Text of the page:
Note: I've inserted an asterix into each instance of bullsh*t, so as to render this post safe for work. If you follow the links embedded here, those changes are not made.
If I'm going to read fake news, I prefer to get it from The Onion (website) where I can appreciate the humor. There's a lot of fake news out there purporting to be real, though, and the Bullsh*t Prevention Protocol ("BPP") essentially zeroes in on the old Golden Rule of hoax-detection, which is that "information is only as good as its source." So to spot fake news, one should spend the time to ascertain how credible the source of the news is.
Michelle Nijhuis at The Last Word On Nothing:
Lately, as I’ve watched smarter and better-dressed friends believe all manner of Internet nonsense, I’ve come to appreciate my familiarity with BPP. Especially because we’re all publishers now. (Sharing a piece of news with 900 Facebook friends is not talking. It’s publishing.) And publishing bullsh*t is extremely destructive: It makes it harder for the rest of us to distinguish between bogus news and something real, awful, and urgent.
While BPP is not failsafe, generations of crotchety, underpaid, truth-loving journalists have found that it dramatically reduces one’s chances of publishing bullsh*t.
Via Museum of Hoaxes, where they add:
The problem with the BPP, as Michelle notes, is that it's time-consuming. In fact, it would be impossible to apply the BPP to every news story we read, because in the modern world we're confronted with SO MANY news stories every day. We have to take the majority of them on trust.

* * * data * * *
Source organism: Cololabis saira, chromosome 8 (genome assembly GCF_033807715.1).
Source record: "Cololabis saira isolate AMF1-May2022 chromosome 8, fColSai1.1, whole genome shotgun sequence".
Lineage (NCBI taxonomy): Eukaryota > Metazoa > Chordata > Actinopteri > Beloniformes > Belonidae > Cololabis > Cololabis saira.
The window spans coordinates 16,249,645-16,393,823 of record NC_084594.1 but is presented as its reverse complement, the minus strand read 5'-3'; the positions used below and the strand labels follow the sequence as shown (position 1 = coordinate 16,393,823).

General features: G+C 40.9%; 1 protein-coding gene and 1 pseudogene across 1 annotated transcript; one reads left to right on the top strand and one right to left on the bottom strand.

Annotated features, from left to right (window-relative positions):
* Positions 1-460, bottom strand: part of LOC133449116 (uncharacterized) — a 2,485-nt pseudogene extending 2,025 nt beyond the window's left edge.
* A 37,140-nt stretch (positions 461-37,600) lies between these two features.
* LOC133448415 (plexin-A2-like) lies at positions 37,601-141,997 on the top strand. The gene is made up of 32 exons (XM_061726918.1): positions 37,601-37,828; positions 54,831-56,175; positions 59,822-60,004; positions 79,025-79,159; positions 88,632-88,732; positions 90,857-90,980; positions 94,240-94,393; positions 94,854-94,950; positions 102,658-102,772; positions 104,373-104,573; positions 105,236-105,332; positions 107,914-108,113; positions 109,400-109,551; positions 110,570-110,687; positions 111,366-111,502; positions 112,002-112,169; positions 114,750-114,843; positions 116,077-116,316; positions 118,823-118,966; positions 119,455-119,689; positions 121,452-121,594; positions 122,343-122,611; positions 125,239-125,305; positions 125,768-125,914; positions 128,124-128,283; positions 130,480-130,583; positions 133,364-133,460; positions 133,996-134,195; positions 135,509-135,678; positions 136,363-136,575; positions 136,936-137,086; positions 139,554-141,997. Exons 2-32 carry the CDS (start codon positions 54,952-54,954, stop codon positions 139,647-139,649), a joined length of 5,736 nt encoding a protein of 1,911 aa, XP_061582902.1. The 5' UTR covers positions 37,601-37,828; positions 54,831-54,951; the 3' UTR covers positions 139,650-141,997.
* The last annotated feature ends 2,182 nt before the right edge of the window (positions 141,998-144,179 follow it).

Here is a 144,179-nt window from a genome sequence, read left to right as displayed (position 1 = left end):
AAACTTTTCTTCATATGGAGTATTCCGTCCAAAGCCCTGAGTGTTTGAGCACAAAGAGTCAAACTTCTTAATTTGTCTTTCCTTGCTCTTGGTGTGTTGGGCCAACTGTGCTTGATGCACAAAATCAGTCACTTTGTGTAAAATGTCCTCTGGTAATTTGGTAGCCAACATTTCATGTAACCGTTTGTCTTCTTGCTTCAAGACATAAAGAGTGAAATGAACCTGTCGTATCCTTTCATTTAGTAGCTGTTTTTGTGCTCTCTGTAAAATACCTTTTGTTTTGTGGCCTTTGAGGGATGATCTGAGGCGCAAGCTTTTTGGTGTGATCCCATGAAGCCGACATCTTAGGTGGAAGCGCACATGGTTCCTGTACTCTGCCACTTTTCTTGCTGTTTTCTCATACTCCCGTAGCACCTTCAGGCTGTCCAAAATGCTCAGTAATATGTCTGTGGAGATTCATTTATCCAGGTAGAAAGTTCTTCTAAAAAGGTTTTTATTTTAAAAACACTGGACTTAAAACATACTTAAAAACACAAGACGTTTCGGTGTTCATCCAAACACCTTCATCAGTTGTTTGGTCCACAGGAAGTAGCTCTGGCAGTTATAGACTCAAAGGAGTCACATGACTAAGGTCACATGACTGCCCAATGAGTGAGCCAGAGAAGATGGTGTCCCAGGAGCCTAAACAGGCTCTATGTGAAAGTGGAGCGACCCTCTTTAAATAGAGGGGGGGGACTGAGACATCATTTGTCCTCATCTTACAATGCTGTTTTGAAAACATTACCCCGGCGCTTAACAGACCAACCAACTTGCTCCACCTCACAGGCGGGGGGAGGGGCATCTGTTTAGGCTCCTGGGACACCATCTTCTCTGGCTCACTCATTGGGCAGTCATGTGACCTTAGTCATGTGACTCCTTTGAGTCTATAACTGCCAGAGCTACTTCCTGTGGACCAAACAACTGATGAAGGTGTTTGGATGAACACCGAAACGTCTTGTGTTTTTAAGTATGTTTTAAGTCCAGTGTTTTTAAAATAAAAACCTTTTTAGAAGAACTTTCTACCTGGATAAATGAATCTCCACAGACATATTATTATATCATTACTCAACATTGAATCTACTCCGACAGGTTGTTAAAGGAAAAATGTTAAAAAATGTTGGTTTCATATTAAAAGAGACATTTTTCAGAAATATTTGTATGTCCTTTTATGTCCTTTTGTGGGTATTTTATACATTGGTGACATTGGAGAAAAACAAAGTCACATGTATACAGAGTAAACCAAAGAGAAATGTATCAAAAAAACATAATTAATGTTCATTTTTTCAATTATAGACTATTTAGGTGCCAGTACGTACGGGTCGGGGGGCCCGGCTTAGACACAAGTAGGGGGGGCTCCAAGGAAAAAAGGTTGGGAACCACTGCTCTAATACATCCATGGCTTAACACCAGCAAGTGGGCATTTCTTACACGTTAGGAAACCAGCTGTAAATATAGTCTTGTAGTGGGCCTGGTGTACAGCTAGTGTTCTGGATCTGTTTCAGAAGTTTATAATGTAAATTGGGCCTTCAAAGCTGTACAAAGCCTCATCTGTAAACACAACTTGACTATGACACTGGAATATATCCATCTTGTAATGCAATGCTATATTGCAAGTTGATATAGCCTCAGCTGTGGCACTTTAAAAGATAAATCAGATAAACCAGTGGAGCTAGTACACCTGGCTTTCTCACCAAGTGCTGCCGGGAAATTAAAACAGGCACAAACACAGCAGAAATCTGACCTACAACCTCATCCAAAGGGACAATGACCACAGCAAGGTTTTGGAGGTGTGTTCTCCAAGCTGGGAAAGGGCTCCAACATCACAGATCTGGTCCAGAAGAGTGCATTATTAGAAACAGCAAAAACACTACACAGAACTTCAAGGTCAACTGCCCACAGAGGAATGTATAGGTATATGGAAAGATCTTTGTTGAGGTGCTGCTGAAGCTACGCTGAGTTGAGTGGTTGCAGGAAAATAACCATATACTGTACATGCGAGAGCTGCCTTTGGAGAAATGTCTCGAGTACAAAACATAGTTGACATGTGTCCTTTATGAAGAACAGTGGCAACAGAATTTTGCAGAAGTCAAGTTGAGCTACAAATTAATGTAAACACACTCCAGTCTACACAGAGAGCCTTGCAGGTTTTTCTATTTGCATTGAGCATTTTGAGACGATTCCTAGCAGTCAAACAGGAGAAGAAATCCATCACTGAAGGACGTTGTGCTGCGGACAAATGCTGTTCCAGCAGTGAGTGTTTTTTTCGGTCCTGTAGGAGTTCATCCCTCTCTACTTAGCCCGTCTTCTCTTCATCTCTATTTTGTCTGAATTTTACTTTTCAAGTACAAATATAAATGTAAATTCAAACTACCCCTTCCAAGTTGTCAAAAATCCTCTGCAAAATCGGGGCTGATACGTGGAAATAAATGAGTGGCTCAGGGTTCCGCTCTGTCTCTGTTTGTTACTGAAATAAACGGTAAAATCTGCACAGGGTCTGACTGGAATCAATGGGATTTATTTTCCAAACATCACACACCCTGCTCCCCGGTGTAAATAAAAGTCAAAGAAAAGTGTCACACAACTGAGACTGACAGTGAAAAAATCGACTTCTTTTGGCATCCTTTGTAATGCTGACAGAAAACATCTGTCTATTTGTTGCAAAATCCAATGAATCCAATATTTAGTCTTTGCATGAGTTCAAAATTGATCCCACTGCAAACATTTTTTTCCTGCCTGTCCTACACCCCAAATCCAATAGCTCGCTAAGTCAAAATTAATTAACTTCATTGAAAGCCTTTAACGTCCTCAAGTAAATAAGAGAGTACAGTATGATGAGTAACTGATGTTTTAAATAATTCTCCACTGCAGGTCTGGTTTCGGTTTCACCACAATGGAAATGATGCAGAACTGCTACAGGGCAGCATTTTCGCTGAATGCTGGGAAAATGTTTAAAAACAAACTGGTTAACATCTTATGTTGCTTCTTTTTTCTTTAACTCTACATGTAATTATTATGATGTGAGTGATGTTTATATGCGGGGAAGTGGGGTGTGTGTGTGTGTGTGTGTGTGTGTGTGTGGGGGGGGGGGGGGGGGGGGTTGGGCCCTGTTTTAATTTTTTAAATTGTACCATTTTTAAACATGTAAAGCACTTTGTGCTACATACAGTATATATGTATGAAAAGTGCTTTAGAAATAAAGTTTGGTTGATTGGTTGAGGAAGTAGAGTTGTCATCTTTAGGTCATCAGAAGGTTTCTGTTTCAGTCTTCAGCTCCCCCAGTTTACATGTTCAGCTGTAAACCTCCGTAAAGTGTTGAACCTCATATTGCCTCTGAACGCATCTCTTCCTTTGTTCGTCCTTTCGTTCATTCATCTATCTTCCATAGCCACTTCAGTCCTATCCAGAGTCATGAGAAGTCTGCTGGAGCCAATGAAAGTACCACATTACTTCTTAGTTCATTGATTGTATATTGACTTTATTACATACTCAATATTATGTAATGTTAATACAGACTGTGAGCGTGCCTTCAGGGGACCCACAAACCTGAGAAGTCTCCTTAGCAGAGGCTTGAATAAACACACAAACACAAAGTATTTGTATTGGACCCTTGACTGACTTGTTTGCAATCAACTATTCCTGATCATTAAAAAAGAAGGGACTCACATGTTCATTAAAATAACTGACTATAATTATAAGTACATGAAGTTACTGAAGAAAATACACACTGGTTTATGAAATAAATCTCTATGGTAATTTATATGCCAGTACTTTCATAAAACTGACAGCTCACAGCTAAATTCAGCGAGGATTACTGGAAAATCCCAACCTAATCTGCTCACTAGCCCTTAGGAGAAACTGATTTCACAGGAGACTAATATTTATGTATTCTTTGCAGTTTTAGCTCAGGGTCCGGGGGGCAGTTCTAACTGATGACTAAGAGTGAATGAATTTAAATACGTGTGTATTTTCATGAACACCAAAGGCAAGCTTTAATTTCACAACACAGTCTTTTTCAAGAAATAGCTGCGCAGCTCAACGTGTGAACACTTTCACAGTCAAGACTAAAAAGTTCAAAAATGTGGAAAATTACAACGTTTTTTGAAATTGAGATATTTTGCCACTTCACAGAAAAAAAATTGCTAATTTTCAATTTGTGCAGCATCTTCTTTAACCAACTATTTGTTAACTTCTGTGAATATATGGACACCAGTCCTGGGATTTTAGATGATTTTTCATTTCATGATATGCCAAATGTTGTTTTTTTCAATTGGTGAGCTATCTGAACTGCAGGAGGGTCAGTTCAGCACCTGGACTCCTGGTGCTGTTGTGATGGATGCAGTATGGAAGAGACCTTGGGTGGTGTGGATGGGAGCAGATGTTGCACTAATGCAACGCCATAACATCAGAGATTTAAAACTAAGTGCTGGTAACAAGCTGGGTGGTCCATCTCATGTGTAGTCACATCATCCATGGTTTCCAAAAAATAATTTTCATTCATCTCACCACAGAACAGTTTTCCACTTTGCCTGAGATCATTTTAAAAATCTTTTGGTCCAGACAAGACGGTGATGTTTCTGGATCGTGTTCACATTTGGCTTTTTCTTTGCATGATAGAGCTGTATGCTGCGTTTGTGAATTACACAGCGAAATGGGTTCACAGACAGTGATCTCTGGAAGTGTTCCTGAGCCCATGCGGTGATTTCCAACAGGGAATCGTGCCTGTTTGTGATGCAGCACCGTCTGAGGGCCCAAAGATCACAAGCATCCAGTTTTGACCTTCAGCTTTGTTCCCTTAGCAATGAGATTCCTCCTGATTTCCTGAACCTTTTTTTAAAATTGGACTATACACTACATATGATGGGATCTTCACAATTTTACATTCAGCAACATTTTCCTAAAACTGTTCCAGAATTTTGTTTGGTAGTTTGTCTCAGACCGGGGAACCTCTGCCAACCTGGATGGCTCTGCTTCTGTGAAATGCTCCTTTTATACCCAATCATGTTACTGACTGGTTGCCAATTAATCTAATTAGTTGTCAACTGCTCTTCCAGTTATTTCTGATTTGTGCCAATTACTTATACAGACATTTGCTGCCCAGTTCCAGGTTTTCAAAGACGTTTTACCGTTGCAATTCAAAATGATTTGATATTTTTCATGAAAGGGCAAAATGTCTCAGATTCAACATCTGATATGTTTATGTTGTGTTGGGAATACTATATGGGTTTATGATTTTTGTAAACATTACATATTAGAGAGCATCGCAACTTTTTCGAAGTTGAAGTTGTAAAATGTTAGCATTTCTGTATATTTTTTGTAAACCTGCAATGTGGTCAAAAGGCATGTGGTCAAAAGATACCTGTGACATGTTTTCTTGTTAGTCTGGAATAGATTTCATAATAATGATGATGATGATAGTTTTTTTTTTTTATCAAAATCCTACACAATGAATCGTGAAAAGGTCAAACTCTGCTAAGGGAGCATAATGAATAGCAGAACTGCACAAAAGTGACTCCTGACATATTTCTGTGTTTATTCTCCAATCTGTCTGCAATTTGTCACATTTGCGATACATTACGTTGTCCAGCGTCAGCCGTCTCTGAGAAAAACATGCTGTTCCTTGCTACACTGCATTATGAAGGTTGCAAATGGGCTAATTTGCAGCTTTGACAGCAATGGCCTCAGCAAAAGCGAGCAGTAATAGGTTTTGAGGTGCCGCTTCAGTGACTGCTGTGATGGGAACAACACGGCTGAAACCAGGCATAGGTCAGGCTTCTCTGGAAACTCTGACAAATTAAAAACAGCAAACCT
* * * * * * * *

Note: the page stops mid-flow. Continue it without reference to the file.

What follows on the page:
So what I would add to her analysis is that we also have to learn when it's worthwhile to take the time to apply the BPP.One strategy is to know that some publications are more trustworthy than others. For instance, the Daily Mail is very low on the trustworthiness index, so we're more likely to have to apply the BPP to its stories.But this strategy is undermined by the fact that other, more trustworthy publications often pick up on stories from less trustworthy publications and report them as news. So it's not always evident what publication is the original source for the news.
The longer-range strategy is to try to develop a built-in BS detector in all areas of your life, not just news - I have to say that one of the things I'm proudest about as a parent is that I raised my kids to question everything, and they're raising their kids the same way. This is actually rather frustrating in practice since even though you realize that things are BS you have to live with them, anyway (why should I wait at red lights if there's no one coming? Why should I comply with laws and regulations that make no sense?), or end up in jail or broke. It's a lot easier for those who never think about it.
Re BS in news stories, Museum of Hoaxes again:
Another, broader strategy is to try to develop a built-in BS detector that will flag questionable stories, telling you which stories to apply the BPP to (regardless of what publication the story appears in). But developing a built-in BS detector is far more art than science. It requires one to be able to sense when something in a story sounds ridiculous or unbelievable, and acquiring this sense for the ridiculous is a skill that's learned over time. It can't easily be reduced to an algorithm.
Michelle suggests another strategy: "you could sit tight for a couple of news cycles and let a professional journalist check into it—we do still have a few of those, after all."